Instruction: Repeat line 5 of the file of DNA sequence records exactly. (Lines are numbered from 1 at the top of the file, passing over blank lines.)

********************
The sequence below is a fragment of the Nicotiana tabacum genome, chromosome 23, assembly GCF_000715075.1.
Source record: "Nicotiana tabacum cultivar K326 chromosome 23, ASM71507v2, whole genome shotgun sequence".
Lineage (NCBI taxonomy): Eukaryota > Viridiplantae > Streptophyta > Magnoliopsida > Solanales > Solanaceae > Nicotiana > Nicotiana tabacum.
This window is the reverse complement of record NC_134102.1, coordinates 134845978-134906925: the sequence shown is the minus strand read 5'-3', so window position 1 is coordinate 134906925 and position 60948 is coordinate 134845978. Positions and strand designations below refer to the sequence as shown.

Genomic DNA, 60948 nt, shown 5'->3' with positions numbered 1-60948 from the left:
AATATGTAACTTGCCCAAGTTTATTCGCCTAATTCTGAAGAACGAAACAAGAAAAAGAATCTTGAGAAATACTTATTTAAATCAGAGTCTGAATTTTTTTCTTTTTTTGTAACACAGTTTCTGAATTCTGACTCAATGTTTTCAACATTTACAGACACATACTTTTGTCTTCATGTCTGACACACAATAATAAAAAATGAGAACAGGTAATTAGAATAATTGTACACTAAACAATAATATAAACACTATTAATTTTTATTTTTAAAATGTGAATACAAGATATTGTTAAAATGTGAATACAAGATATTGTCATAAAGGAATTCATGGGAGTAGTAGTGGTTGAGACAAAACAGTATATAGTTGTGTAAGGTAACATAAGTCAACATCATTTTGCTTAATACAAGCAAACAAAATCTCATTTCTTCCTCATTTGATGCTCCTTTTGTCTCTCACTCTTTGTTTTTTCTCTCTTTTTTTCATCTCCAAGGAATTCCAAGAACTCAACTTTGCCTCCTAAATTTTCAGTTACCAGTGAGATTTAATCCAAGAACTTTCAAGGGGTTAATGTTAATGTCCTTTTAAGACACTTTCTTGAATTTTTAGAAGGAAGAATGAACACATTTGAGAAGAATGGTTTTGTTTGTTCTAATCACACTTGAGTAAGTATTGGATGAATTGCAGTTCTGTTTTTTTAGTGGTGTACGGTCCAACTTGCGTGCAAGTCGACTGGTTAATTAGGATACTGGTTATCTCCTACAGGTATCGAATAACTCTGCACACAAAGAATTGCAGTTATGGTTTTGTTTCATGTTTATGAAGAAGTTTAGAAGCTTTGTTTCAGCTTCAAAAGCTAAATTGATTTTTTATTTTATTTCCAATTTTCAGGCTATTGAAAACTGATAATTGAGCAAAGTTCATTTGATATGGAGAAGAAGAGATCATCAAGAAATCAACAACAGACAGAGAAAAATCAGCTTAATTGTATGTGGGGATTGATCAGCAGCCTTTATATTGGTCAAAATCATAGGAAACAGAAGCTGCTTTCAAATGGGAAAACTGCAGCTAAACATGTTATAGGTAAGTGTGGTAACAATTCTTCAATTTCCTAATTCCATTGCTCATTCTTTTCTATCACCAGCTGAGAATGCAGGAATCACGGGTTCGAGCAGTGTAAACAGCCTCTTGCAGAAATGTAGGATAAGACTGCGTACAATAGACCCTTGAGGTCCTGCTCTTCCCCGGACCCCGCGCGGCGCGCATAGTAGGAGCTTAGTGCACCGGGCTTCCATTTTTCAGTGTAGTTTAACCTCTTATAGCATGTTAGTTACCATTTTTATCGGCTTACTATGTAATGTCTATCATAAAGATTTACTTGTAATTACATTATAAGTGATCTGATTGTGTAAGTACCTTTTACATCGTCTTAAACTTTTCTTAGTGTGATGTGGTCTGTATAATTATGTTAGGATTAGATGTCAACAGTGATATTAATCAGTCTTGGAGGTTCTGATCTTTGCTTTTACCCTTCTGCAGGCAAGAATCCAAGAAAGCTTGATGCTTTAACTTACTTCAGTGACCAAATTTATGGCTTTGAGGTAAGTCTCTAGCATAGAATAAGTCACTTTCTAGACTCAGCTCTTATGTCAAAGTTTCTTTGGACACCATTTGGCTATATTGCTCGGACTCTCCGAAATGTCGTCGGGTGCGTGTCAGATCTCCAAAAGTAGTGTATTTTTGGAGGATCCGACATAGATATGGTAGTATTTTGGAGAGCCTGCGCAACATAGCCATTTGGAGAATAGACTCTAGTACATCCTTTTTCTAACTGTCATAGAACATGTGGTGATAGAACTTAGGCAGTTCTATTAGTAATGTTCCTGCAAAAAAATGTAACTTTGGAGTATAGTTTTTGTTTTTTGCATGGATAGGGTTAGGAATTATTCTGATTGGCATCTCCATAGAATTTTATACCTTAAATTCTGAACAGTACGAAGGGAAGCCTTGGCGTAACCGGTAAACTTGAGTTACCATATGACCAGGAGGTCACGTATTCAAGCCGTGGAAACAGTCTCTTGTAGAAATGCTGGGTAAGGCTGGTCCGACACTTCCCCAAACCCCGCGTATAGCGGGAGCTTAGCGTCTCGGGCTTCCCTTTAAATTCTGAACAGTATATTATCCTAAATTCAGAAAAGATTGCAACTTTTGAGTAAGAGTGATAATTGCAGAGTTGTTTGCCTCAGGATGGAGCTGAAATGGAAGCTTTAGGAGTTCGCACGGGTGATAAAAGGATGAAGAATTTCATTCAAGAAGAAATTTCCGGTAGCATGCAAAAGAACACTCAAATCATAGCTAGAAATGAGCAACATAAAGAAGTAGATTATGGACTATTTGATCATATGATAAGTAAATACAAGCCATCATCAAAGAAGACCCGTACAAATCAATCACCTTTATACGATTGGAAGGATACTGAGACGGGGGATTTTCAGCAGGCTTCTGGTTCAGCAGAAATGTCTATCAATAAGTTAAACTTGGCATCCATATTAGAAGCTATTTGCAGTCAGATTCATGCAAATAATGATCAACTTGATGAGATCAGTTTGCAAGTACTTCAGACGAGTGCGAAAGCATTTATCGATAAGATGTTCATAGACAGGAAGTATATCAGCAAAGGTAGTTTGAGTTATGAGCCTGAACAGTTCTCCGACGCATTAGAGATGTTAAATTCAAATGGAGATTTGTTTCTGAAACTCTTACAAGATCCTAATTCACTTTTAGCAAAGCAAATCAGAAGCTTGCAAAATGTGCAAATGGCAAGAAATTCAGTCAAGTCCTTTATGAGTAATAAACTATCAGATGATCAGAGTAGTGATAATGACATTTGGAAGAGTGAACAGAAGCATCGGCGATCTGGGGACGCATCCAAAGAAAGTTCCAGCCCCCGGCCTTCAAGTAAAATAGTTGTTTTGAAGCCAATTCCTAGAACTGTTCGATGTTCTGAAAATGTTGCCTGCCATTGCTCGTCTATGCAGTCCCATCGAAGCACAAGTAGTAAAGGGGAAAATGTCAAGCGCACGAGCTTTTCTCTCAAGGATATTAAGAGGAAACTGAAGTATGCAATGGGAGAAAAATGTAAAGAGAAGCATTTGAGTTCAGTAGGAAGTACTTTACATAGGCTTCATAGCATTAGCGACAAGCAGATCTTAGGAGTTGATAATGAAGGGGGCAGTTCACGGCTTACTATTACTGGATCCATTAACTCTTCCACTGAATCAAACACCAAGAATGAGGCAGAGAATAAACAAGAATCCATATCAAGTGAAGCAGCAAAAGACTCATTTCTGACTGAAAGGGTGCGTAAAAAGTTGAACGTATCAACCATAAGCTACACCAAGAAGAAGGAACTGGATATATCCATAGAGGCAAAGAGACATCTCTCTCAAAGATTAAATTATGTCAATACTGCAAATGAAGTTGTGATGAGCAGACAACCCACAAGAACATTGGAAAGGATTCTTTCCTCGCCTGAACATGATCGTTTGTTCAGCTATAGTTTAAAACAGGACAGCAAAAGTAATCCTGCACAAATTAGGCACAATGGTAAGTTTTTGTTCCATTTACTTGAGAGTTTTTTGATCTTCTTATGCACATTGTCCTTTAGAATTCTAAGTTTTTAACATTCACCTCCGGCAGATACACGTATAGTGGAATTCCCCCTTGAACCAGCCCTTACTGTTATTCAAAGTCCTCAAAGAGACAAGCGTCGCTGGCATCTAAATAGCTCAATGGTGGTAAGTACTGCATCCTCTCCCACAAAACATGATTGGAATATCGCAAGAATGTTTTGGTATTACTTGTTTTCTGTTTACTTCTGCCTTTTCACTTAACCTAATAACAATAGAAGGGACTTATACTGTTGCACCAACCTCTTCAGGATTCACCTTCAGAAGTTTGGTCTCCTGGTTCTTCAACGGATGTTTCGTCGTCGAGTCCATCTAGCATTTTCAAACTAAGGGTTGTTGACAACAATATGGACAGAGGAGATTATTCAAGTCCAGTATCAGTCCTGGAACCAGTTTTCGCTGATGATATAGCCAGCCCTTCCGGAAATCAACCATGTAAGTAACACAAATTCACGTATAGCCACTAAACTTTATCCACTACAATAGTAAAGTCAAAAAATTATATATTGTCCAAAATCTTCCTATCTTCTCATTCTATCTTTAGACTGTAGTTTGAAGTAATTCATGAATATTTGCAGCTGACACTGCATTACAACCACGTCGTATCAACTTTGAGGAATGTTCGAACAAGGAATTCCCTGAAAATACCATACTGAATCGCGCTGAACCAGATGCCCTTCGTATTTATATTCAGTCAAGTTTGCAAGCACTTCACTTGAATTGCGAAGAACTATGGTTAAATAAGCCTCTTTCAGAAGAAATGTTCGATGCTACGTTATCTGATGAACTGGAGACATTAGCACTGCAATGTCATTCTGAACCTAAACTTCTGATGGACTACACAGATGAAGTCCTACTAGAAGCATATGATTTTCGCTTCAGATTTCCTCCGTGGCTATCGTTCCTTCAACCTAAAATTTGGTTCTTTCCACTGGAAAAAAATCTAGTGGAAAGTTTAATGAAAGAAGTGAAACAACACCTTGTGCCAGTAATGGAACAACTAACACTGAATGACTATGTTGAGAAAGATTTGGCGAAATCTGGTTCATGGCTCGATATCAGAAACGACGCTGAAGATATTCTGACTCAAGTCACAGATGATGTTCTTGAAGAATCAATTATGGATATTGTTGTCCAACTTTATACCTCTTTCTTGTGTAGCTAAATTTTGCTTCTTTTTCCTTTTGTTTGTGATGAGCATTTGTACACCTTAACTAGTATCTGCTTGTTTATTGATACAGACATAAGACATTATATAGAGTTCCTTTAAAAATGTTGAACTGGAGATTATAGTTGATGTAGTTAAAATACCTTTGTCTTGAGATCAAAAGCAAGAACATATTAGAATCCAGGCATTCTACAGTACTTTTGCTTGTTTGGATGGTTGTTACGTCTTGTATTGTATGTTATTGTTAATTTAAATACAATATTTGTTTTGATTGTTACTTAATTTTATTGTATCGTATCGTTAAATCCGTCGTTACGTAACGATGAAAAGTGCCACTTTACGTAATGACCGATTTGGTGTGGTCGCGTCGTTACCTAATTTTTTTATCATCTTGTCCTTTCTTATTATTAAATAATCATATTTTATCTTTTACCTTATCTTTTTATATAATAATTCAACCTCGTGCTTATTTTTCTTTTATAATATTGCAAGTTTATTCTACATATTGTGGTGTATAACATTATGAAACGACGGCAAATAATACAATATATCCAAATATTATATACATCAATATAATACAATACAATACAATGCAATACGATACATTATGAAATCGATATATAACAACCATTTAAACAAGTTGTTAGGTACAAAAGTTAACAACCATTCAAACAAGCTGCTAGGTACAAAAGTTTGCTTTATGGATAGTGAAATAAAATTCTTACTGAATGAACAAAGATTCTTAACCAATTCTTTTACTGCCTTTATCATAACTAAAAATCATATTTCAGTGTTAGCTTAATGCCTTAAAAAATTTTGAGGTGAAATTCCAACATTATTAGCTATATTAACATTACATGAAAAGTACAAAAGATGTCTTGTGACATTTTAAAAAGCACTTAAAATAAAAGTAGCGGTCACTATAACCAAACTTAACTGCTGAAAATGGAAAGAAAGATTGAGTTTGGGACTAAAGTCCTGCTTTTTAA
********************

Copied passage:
Genomic DNA, 60948 nt, shown 5'->3' with positions numbered 1-60948 from the left: